Lidge Blows Back-to-Back Saves: Time to Demote "Lights Out" To Setup Role?

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Lidge Blows Back-to-Back Saves: Time to Demote
(Photo by Nick Laham/Getty Images)

 

What was the strength of last year's World Championship team is now the weakest link on the team.

 

Brad Lidge.

 

He was perfect in 2008.

 

41-for-41 in save opportunities during the regular season, plus an additional 7-for-7 in the postseason. The final pitch of Lidge's season brought the Phillies the franchise's World Championship in 28 years, solidifying Lidge's place into Philadelphia lore.

 

And 2009?

 

He's been one of the worst closers in baseball.

 

No. Actually, he's been one of the worst pitchers in baseball.

 

He has been a major weakness for a team that was so dependent on its closer last year.

 

Coming off a six-game streak, the Phillies took on the NL-best L.A. Dodgers in a weekend series.

 

Jamie Moyer pitched seven strong innings, cruising from part of the first through the sixth without allowing a base hit. For the day, he gave up just four hits and two earned runs, leaving the game with a 3-1 lead.

 

Enter Brad Lidge.

 

Lidge got two easy outs to enter the ninth, before a base hit, walk, and throwing error by Pedro Feliz loaded the bases.

 

Andre Ethier's double drove in the tying and winning runs, handing Lidge his fifth blown save of the season.

 

Tonight was close to the same scenario.

 

Joe Blanton pitched six superb innings, allowing just five hits and one earned run, in one of his finest outings of the season.

 

Heading into the ninth, the Phillies sported a 2-1 lead and once again handed the ball to Lidge to try to nail down the save.

 

And once again, Lidge failed.

 

He surrendered a one-out solo home run to pinch-hitter Rafael Furcal, just Furcal's second long ball of the season.

 

Both bullpens kept the game going until the twelfth, when Andre Ethier smashed a two-out, full-count home run off of Clay Condrey to win the game. It was Ethier's second walk-off hit in two days, and Lidge's second consecutive blown save.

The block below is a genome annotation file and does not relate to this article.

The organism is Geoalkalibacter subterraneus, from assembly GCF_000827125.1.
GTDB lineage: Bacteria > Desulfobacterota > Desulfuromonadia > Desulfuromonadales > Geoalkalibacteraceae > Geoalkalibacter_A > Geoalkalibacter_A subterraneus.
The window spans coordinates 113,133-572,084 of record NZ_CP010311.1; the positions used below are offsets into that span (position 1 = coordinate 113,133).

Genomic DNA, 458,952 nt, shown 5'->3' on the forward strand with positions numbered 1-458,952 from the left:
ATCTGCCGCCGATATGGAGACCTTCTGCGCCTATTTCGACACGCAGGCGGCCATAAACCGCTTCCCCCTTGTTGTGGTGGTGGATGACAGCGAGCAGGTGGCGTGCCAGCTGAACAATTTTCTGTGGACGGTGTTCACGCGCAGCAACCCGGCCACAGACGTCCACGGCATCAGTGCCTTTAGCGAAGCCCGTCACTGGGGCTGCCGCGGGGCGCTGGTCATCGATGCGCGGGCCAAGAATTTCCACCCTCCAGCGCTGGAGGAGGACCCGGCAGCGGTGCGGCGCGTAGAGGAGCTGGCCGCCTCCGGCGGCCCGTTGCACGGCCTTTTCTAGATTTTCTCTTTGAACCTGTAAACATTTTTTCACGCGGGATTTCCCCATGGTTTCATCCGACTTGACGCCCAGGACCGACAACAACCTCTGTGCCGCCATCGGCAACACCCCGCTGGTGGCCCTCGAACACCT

It was Lidge's sixth blown save of the season.

 

Sixth.

 

At what point does it become time to take away Lidge's role as the team's closer? He has struggled with mental issues his entire career—see his tenure in Houston for proof—but was thought to have rebounded last year.

 

It's a difficult decision.

 

I would gladly take a pitiful season in year two if I knew I could have a perfect season and a World Championship in year one. That World Series banner will never be removed, and Lidge's place in the city of Philadelphia is forever ensured with his performance in 2008.

 

However, it's time to start thinking about the present.

 

And presently, Lidge does not have what it takes to close ballgames.

 

I don't feel the confidence I used to when Lidge entered the game. He always has given up many baserunners and gotten himself into a handful of jams, but he's worked through them.

 

Not this year.

 

After posting a 1.95 ERA in the '08 regular season and an even-better 0.96 mark in the postseason, Lidge's ERA for the '09 season has ballooned to 7.20, nearly four times what it was last year.

 

He is allowing close to two base runners per inning. He's given up three times as many home runs as he did last year in about one-third of the innings pitched. And he's converted just 68 percent of his save opportunities.

 

He just doesn't have it.

 

I would give Lidge about two weeks or so in the setup role just to get his head on straight and get his rhythm back. I don't care who would close games—Romero, Madson, Condrey—but it would hopefully allow Lidge to settle back and get his stuff back.

 

It's the cruel reality of professional sports.

 

A perfect dream season for Lidge in 2008, and he's on the verge of losing his starting job just several months into the following season.

 

That's the way it works.

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